Advertising, alarmist news, technology, incessant busyness, and the design of public and private life conspire to make it so. A recent article about the return of wildlife to suburbia described snow-covered yards in which the footprints of animals are abundant and those of children are entirely absent. Children seldom roam, even in the safest places… I wonder what will come of placing this generation under house arrest.”
    Rebecca Solnit, A Field Guide to Getting Lost

  • #10
    Walt Whitman
    “Battles are lost in the same spirit in which they are won.”
    Walt Whitman, Leaves of Grass
    tags: war

  • #11
    Walt Whitman
    “I am satisfied ... I see, dance, laugh, sing.”
    Walt Whitman, Leaves of Grass

  • #12
    Walt Whitman
    “If you want me again look for me under your boot-soles.”
    Walt Whitman, Leaves of Grass

  • #13
    Walt Whitman
    “I too am not a bit tamed, I too am untranslatable,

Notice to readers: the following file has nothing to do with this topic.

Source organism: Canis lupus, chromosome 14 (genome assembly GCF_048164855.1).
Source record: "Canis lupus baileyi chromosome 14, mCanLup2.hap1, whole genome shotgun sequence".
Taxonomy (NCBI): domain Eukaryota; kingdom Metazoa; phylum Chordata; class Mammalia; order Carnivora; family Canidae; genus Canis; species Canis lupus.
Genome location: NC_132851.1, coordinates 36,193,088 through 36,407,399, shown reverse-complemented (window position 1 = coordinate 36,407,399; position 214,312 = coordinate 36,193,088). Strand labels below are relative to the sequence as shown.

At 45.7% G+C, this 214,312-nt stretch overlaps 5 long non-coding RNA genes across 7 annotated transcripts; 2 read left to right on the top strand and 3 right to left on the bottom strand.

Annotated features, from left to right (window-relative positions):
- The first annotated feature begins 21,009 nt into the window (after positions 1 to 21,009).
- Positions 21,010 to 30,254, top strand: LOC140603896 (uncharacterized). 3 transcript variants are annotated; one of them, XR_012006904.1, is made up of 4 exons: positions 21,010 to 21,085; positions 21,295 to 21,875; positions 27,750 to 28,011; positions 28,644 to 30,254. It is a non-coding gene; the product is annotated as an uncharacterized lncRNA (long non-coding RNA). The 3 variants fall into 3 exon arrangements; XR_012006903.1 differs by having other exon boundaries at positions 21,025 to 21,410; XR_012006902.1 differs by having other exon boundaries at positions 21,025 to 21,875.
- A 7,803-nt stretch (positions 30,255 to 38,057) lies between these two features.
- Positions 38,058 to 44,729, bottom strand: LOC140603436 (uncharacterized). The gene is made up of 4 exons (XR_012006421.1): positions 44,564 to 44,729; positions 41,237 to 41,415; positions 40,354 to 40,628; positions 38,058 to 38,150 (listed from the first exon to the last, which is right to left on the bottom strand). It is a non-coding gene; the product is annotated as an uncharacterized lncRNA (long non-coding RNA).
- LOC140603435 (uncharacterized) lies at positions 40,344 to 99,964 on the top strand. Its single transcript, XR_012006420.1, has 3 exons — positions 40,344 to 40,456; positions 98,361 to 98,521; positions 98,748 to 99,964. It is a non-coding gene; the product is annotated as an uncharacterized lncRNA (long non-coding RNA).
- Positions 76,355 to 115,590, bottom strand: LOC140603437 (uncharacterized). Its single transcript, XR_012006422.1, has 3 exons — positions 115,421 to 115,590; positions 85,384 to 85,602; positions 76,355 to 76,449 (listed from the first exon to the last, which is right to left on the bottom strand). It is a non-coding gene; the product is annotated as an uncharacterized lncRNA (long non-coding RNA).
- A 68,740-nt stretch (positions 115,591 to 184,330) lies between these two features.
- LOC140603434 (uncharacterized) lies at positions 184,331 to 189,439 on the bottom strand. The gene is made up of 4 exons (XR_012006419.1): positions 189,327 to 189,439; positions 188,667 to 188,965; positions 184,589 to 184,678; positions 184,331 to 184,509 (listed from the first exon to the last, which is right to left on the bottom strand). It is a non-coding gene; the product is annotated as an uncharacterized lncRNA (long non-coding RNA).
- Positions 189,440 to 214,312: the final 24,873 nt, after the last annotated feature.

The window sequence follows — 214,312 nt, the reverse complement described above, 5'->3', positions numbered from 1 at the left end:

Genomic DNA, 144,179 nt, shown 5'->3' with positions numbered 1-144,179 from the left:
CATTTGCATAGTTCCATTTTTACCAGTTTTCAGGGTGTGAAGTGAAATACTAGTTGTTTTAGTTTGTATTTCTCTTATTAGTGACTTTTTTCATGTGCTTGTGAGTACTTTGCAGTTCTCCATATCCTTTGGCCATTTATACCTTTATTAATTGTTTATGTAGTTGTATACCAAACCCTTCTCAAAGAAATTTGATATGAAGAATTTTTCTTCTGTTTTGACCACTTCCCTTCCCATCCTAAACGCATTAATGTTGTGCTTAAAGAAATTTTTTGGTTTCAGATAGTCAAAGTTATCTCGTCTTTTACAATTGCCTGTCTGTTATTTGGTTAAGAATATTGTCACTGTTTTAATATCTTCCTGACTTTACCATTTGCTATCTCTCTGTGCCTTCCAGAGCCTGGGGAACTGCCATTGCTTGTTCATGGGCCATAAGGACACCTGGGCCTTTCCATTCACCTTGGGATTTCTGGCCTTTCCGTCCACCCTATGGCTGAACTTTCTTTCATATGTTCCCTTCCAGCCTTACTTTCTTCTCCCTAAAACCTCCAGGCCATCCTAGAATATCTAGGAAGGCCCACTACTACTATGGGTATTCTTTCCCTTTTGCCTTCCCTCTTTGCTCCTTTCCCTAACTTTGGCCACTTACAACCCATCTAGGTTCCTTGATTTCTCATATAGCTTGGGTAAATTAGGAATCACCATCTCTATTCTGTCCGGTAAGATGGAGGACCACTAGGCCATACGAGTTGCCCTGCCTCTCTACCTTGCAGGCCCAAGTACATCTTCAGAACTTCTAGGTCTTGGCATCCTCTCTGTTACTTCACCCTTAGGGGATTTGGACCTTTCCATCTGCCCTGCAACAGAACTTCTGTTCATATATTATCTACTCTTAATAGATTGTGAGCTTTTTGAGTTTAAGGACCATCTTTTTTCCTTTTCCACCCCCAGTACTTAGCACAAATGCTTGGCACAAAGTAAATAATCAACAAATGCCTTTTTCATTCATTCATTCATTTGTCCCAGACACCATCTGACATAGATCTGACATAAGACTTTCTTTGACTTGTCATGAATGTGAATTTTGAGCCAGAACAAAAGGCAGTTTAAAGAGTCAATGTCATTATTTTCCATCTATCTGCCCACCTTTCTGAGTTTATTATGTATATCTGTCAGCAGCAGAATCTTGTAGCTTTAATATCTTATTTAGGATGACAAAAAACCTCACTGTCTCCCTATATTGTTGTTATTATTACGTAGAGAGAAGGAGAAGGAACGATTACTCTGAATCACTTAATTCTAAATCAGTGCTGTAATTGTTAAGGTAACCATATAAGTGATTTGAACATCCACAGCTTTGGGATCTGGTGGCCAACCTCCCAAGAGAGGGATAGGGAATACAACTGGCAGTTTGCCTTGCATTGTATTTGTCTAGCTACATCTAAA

I sound my barbaric yawp over the roofs of the world.”
    Walt Whitman, Leaves of Grass

  • #14
    Walt Whitman
    “I celebrate myself, and sing myself,
    And what I assume you shall assume,
    For every atom belonging to me as good belongs to you.”
    Walt Whitman, Leaves of Grass

  • #15
    Walt Whitman
    “Your very flesh shall be a great poem...”
    Walt Whitman, Leaves of Grass

  • #16
    Walt Whitman
    “If you want me again look for me under your bootsoles.
    You will hardly know who I am or what I mean,
    But I shall be good help to you nevertheless
    And filter and fiber your blood.
    Failing to fetch me at first keep encouraged,
    Missing me one place search another,
    I stop some where waiting for you”
    Walt Whitman, Leaves of Grass

  • #17
    Walt Whitman
    “Touch me, touch the palm of your hand to my body as I pass,
    Be not afraid of my body.”
    Walt Whitman, Leaves of Grass

  • #18
    Walt Whitman